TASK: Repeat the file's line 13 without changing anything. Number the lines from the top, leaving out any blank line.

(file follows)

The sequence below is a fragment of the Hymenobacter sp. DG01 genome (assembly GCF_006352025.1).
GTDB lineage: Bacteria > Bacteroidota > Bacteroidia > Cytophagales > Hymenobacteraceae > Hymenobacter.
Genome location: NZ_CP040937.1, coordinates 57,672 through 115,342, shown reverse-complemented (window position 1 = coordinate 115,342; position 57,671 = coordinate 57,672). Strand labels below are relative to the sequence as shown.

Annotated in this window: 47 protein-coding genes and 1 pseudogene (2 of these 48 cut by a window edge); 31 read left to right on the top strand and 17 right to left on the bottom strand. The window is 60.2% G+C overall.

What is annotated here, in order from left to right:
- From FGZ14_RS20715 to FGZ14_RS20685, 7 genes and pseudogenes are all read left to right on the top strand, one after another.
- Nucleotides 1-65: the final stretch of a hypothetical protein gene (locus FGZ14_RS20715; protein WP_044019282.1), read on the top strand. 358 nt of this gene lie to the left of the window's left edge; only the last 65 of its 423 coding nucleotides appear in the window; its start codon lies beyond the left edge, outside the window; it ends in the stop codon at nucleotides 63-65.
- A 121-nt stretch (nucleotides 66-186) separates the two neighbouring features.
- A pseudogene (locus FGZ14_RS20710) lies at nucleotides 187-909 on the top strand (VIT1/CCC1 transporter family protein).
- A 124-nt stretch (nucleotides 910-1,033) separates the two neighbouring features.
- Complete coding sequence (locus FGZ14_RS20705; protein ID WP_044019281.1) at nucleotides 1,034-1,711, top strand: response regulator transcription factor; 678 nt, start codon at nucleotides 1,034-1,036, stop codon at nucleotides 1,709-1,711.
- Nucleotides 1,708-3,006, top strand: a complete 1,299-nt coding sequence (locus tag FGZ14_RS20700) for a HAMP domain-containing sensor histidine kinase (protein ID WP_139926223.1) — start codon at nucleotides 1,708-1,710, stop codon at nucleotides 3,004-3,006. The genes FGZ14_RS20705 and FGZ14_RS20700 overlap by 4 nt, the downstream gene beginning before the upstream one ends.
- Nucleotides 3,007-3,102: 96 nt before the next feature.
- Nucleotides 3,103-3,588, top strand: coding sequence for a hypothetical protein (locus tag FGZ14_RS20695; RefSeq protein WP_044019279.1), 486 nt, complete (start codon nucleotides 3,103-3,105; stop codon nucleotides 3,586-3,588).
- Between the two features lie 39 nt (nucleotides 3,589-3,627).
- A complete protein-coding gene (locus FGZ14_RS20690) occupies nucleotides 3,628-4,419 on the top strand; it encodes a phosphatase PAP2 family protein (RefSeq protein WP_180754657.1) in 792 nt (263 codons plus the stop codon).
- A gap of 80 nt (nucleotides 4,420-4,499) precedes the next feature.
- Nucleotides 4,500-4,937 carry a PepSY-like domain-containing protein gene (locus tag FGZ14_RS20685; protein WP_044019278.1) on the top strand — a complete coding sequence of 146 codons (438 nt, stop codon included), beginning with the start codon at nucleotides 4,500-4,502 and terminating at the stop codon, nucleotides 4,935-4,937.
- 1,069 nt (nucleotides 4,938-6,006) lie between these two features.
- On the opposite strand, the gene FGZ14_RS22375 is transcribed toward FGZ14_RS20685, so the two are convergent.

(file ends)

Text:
- Nucleotides 3,007-3,102: 96 nt before the next feature.